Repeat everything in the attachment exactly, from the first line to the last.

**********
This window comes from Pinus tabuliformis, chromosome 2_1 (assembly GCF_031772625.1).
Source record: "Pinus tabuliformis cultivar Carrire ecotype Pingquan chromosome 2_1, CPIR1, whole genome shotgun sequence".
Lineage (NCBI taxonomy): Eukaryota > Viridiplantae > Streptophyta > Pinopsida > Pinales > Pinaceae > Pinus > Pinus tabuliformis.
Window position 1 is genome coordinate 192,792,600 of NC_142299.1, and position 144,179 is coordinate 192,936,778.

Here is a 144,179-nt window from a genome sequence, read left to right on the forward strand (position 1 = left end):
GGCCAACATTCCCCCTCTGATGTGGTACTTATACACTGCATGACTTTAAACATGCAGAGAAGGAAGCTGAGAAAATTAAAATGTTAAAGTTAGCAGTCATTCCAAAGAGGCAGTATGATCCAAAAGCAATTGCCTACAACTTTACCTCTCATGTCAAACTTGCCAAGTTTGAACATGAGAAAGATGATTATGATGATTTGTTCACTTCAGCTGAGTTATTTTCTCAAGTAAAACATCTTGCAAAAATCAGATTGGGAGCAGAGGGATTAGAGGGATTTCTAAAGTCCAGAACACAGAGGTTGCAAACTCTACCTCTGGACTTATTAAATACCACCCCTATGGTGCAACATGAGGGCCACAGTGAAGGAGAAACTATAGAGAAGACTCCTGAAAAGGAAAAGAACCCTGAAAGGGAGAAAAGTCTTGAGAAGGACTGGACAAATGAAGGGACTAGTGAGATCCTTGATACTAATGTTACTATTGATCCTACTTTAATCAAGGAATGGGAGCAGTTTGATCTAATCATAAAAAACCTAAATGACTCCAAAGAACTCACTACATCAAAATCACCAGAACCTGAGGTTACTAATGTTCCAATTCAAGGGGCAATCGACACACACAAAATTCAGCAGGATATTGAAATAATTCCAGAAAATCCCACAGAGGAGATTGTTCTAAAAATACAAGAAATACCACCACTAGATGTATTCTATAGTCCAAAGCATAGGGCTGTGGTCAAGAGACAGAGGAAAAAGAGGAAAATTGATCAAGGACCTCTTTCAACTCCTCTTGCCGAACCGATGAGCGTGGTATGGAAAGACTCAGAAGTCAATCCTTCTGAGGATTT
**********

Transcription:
This window comes from Pinus tabuliformis, chromosome 2_1 (assembly GCF_031772625.1).
Source record: "Pinus tabuliformis cultivar Carrire ecotype Pingquan chromosome 2_1, CPIR1, whole genome shotgun sequence".
Lineage (NCBI taxonomy): Eukaryota > Viridiplantae > Streptophyta > Pinopsida > Pinales > Pinaceae > Pinus > Pinus tabuliformis.
Window position 1 is genome coordinate 192,792,600 of NC_142299.1, and position 144,179 is coordinate 192,936,778.

Here is a 144,179-nt window from a genome sequence, read left to right on the forward strand (position 1 = left end):
GGCCAACATTCCCCCTCTGATGTGGTACTTATACACTGCATGACTTTAAACATGCAGAGAAGGAAGCTGAGAAAATTAAAATGTTAAAGTTAGCAGTCATTCCAAAGAGGCAGTATGATCCAAAAGCAATTGCCTACAACTTTACCTCTCATGTCAAACTTGCCAAGTTTGAACATGAGAAAGATGATTATGATGATTTGTTCACTTCAGCTGAGTTATTTTCTCAAGTAAAACATCTTGCAAAAATCAGATTGGGAGCAGAGGGATTAGAGGGATTTCTAAAGTCCAGAACACAGAGGTTGCAAACTCTACCTCTGGACTTATTAAATACCACCCCTATGGTGCAACATGAGGGCCACAGTGAAGGAGAAACTATAGAGAAGACTCCTGAAAAGGAAAAGAACCCTGAAAGGGAGAAAAGTCTTGAGAAGGACTGGACAAATGAAGGGACTAGTGAGATCCTTGATACTAATGTTACTATTGATCCTACTTTAATCAAGGAATGGGAGCAGTTTGATCTAATCATAAAAAACCTAAATGACTCCAAAGAACTCACTACATCAAAATCACCAGAACCTGAGGTTACTAATGTTCCAATTCAAGGGGCAATCGACACACACAAAATTCAGCAGGATATTGAAATAATTCCAGAAAATCCCACAGAGGAGATTGTTCTAAAAATACAAGAAATACCACCACTAGATGTATTCTATAGTCCAAAGCATAGGGCTGTGGTCAAGAGACAGAGGAAAAAGAGGAAAATTGATCAAGGACCTCTTTCAACTCCTCTTGCCGAACCGATGAGCGTGGTATGGAAAGACTCAGAAGTCAATCCTTCTGAGGATTT